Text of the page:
It was only a couple of weeks since I had flown in from New York, and was still finding my way around Gothenburg, a much smaller and quieter city compared to New York. This was my first time here — or in Sweden, for that matter.
I realized I needed a haircut. A slight trimming actually, since I don’t have much hair left on my head. It took some walking about the town before I spotted a barbershop, or a Frisör as it is called in Swedish (pronounced Freezer or Freeser.)
I noticed Frisör written on a red flag hanging outside the shop window with a pair of scissors and a comb painted alongside it. The price of a haircut was also displayed — 180 Kroner or US$ 22.
I walked in.
It was still early in the day, and there were no other customers. The barber, a thickset man with a Middle Eastern appearance, was dusting the chairs. He greeted me unsmilingly and pointed to one of the three empty chairs. After putting the barber cape around me, he asked me the standard question barbers ask their customers: “How do you want your hair cut?”
“Just a bit of trimming from the sides and the back”, I told him.
He nodded and proceeded to look for the necessary tools in a drawer. He took out only a hair clipper, or the machine as we call it. No comb or scissors.
While he proceeded with the job, he started talking to me as barbers usually tend to do with their customers. His knowledge of English was minimal.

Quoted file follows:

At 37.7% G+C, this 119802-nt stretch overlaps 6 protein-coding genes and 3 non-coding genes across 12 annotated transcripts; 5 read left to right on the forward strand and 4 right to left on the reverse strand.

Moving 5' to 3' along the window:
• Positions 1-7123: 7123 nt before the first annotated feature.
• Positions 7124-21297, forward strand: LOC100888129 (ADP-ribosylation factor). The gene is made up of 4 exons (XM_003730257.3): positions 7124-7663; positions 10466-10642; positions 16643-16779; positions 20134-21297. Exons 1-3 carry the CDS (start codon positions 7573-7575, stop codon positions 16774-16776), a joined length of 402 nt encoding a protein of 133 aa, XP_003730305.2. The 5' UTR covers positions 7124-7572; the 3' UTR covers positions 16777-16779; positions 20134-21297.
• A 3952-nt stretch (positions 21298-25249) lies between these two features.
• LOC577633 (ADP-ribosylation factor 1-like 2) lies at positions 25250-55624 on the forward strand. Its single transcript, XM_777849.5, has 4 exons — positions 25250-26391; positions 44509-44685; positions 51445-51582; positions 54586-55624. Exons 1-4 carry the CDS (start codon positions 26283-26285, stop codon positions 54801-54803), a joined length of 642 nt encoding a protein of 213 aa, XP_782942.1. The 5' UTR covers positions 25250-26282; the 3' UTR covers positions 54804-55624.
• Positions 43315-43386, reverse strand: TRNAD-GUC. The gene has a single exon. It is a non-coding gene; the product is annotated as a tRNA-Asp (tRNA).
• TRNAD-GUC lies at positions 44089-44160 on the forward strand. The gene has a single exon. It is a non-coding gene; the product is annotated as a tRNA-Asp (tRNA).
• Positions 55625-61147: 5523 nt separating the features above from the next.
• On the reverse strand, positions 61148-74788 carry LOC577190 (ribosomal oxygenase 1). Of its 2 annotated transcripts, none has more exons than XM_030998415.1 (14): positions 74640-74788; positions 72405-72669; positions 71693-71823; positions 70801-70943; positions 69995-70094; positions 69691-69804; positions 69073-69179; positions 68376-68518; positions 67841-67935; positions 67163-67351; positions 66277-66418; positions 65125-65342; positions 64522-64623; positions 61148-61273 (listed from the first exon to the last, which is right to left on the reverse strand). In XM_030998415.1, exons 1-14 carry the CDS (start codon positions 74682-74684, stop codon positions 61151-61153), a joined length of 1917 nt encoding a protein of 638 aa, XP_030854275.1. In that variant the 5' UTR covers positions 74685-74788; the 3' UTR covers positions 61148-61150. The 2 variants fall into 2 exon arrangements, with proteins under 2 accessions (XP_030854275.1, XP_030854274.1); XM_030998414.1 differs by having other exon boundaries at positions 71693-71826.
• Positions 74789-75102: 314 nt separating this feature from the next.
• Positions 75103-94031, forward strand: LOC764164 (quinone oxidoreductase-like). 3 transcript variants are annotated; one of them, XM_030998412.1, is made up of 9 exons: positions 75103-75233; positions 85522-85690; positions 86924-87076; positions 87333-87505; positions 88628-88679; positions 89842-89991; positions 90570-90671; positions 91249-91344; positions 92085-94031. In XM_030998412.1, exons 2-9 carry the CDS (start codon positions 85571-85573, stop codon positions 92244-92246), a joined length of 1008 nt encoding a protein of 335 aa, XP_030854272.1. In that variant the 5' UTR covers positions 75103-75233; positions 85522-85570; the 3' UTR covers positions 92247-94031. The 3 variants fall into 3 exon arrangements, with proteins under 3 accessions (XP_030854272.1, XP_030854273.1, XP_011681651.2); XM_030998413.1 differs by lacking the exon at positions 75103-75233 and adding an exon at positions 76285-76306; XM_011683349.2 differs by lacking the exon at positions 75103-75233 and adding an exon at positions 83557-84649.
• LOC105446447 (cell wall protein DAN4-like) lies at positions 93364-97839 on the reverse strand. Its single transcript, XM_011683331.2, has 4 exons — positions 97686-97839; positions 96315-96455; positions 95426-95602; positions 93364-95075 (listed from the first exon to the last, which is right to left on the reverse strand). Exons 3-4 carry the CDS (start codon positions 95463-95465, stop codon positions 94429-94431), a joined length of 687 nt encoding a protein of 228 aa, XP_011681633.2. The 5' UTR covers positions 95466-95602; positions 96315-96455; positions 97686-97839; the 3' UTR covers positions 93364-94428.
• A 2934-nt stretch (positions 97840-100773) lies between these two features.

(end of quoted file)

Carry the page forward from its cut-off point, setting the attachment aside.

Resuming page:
“Where you come from?” He delivered his first question.
“New York”, I said.
He didn’t seem to be satisfied with my answer, and elaborated his question:
“Where do you come from behind?”
“Pakistan”, I told him.
“Hmmm” was his reaction. I couldn’t tell if it meant he was happy or indifferent — or uneasy.
Then came his second question:
“How old are you?”
I dodged that question and asked him, instead, “where do you come from behind?”
“I’m an Iraqi Kurd, nine years in Sweden”, he answered.
While we carried on with our chitchat, he continued mowing my hair with the machine. I say ‘mowing’ because that’s what he did. He mowed my hair, starting from one ear going around the head to the other ear. He did not use scissors or a comb, as promised on the red flag hanging out his shop window.
When he was done with the job, I looked into the mirror and saw a reflection of a freshly interned prisoner staring back at me. All I needed was a pair of striped pajamas to complete the picture.
When I came back home, I was greeted with bemused looks, and a question: Did you visit a barber?
“Because your ears look a lot lower!”
I don’t think I’ll need a haircut for another few months.
Moral of the story: Get a haircut from your favorite barber in the country of your residence before you embark on a journey to a foreign land.